Despite the center's reputation, many of the patients who've participated in the hyperlipidemia, depression, and hepatitis B medication studies have been as apprehensive as other minorities about the research process. For instance, they want to know "What happens to my blood test results?" or "Is this drug going to work?" or, of even greater concern, "Are you going to take away my medication?" Fortunately, because the types of pharmaceutical trials undertaken by the Center have either compared drugs or tested the efficacy of combined therapies, nurses can assure patients of continued treatment. Nevertheless, calming fears, Susan Seto-Yee, R.N., M.P.A., the center's Clinical Director, notes, "is definitely still a challenge."
When Constance Dallas, Ph.D., R.N., an associate professor at the University of Illinois at Chicago College of Nursing, recruited subjects for a longitudinal study on paternal involvement of low income African American teen fathers, she identified her target area, a swath of communities from the southern suburbs of Chicago north to Rockford, Illinois. Then she blitzed ads on predominantly black radio stations because she knew, as part of the community, that her prospective participants might be listening. "My colleagues were astonished," she says. "I had a wonderful response."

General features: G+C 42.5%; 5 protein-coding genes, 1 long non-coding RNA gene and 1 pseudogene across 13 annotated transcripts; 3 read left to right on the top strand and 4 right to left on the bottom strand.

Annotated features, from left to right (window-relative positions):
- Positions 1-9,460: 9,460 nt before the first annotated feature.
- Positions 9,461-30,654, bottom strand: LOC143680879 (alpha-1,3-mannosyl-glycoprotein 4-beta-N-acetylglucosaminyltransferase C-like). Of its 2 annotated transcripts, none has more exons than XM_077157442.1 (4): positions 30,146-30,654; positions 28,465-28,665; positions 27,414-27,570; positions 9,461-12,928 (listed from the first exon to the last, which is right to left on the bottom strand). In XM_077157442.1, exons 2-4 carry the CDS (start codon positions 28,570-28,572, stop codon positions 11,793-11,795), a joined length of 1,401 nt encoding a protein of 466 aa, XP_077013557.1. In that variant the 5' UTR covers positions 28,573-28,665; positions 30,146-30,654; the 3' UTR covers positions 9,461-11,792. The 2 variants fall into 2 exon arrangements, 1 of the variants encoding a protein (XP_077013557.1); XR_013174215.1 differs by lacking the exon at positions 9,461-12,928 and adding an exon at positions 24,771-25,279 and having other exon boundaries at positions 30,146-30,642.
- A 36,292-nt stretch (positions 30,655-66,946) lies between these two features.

Dallas wasn't surprised that the number of respondents who ultimately fit the study was fairly low, but she was shocked with the number of others who called in just to share, knowing they didn't meet the criteria. "They were so pleased that somebody was interested in their story."
Making sure people understand what's expected of them in a clinical trial is essential. With potential misunderstandings and lingering mistrust from past research abuses, it's imperative that you can translate a study, put it in context, and make sure that it's a good patient fi t. You also need to be honest so that everyone's expectations are realistic.
A major problem with Tuskegee was that participants had a general sense that doctors were tracking their "bad blood," a local euphemism for any number of problems, but they hung in for decades without full disclosure. This was likely because a nurse from their own community, Eunice Rivers, kept them tethered, despite her own ignorance of the facts.
"Nurses really need to be careful not to fall into what I call 'the Nurse Rivers trap,'" says Dallas. "It's very important that they educate themselves about the research process and a particular study before they recommend or recruit someone into it."